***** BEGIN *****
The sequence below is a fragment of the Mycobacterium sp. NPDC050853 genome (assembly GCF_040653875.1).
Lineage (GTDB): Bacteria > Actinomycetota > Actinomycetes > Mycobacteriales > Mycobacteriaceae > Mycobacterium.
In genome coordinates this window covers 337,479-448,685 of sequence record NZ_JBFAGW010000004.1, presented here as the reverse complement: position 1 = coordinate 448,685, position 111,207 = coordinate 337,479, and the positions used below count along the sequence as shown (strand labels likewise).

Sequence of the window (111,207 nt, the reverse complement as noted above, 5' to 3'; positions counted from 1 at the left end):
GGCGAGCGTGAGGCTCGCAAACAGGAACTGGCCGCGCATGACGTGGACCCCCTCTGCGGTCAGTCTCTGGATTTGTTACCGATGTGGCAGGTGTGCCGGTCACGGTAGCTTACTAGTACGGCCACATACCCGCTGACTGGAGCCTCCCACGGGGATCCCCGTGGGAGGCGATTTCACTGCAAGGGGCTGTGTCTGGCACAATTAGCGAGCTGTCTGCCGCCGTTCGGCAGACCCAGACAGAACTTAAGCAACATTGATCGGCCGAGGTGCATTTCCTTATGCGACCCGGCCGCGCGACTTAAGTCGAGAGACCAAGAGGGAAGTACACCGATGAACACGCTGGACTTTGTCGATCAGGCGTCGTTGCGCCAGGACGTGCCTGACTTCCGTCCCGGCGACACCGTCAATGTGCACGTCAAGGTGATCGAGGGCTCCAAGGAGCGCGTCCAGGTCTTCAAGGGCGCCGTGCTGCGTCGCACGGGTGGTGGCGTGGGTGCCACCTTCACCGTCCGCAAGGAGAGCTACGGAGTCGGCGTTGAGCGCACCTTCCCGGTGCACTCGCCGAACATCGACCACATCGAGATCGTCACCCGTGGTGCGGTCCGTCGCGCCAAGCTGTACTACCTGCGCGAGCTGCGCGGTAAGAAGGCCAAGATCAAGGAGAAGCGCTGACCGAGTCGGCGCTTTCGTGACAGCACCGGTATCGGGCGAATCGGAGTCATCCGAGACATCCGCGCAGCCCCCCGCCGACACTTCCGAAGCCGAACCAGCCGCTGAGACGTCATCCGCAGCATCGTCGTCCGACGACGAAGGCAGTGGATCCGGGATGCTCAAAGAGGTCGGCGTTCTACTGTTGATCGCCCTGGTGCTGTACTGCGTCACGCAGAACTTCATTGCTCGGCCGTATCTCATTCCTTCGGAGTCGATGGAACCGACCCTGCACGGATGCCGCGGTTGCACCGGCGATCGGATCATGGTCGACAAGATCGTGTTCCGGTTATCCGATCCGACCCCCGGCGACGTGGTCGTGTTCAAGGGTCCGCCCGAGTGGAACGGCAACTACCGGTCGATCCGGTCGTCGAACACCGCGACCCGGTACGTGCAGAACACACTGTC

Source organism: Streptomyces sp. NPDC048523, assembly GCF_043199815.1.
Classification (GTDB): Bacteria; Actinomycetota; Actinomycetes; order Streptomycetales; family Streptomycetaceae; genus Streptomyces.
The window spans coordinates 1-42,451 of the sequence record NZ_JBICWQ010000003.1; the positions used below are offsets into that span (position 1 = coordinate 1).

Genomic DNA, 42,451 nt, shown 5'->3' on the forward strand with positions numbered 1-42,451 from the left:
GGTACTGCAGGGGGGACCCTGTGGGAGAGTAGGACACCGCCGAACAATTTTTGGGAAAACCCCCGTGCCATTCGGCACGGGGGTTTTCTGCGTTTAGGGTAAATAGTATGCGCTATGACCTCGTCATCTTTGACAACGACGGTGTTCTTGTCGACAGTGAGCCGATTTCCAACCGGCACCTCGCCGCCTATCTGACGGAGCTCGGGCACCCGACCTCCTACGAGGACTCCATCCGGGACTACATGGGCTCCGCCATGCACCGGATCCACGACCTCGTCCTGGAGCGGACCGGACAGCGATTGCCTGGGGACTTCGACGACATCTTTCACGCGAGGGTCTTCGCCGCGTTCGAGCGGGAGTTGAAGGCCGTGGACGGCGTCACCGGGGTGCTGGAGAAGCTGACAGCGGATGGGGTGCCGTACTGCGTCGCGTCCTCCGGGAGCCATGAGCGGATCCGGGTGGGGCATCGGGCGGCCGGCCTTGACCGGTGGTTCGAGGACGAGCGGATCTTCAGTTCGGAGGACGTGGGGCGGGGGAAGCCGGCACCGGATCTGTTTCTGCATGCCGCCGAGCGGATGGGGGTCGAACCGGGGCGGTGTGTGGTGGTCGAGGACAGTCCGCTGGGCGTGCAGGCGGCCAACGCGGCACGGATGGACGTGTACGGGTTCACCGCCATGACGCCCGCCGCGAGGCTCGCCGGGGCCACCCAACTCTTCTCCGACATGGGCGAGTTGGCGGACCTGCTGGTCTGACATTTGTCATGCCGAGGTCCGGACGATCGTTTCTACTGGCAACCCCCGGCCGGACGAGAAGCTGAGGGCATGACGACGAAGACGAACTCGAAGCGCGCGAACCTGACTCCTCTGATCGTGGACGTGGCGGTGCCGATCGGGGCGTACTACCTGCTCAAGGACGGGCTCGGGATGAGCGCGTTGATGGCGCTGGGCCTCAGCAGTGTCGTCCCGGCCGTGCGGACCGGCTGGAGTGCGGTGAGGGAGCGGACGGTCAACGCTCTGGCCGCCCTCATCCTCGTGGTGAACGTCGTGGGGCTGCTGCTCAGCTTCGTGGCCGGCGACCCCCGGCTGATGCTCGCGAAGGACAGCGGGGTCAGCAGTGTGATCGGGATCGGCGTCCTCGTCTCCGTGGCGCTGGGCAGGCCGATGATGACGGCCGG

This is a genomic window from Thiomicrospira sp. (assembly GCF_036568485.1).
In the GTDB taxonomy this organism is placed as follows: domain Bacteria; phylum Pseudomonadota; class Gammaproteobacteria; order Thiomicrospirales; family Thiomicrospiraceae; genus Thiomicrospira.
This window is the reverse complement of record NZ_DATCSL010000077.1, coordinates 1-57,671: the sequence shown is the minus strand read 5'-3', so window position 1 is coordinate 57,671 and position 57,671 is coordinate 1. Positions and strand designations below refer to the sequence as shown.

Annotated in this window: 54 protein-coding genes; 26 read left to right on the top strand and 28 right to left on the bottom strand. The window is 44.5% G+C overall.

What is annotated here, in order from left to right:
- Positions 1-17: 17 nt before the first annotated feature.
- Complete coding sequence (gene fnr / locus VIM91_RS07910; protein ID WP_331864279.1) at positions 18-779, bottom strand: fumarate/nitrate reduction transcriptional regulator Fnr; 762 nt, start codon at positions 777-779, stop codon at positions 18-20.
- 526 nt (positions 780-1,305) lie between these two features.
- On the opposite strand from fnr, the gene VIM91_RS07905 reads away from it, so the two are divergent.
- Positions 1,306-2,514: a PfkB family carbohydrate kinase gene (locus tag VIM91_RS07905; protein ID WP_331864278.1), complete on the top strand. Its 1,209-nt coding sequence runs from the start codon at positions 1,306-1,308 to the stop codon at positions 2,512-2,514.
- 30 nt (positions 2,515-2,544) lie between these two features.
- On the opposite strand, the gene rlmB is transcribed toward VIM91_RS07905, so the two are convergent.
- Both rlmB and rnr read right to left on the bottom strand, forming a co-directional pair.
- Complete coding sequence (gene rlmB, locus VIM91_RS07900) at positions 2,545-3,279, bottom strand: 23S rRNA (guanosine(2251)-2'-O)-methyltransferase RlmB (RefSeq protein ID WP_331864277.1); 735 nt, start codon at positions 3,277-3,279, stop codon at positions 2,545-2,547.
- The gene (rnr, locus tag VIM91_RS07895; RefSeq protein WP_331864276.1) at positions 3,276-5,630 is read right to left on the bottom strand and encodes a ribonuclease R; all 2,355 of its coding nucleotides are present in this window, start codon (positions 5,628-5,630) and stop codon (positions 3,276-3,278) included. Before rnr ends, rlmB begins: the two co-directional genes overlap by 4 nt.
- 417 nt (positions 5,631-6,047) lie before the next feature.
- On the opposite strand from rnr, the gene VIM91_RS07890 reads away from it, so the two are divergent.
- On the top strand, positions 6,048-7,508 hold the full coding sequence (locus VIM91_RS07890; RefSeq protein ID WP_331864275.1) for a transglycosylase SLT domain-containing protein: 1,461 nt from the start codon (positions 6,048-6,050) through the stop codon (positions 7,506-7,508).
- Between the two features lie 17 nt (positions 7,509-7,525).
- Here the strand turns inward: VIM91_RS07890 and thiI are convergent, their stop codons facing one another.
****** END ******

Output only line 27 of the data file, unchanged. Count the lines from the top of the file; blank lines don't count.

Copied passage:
- On the opposite strand from rnr, the gene VIM91_RS07890 reads away from it, so the two are divergent.